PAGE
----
A few years ago, the nearest most Maltese would come to the Swedish culture in Malta was a) overhearing some language students on the beach in summer months; or b) vaguely having heard of a certain Captain Olof Gollcher, OBE (1889-1962), the son of a wealthy shipping merchant of Swedish descent whose former home in Mdina, Palazzo Falson, is today an eclectic museum of his art and artefacts. The Gollcher name also lives on in Malta’s shipping and tourism sector.
Now though, Swedish is fast becoming the next language on Malta’s streets alongside Maltese and English. The number of Swedish expats living here has mushroomed. Originally, there were perhaps just the retiree generations who moved to seek Malta’s southern warmth, or a smattering of Swedes who married Maltese. Their numbers have swelled dramatically in the past five years with Swedes moving to Malta to work (thanks to Malta’s EU membership) and often to take up jobs in the online gaming industry.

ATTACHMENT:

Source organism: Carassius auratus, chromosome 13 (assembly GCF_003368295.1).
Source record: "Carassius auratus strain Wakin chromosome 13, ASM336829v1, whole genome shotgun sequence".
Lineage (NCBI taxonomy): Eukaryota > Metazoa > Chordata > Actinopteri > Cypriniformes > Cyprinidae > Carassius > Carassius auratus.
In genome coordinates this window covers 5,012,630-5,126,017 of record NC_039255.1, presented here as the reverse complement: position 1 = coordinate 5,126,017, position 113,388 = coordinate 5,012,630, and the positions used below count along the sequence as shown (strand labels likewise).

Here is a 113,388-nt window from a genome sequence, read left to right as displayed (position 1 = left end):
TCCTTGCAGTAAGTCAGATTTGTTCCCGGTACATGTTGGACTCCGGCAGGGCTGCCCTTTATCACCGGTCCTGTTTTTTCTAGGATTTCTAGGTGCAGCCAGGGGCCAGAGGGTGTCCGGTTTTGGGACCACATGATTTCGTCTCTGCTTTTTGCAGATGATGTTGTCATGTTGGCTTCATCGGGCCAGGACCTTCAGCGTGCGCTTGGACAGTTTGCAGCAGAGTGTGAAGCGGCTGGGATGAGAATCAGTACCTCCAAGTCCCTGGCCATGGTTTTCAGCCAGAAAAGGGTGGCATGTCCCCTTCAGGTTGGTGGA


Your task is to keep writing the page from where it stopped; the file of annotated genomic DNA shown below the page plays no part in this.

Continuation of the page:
The Swedish community is active and close. Almost all the ‘new’ Swedes I bump into seem to know other Swedes I’ve known here for years. Swedish expats soon get to know their compatriots in Malta. It’s a fast-growing but close-knit contingent. I can imagine the day when Swedes have local councils seats here, just as some Germans do on one of the Balearic Islands, as they number so many! But that depends on the extent to which they interact with the native residents and get animated about local issues.
Swedes also like to celebrate their key festivals while in Malta – festivities are usually organised for Sweden’s National Day, 6 June, in a big way. The Swedish Club in Malta is active and holds regular events to celebreate Swedish high days and holidays.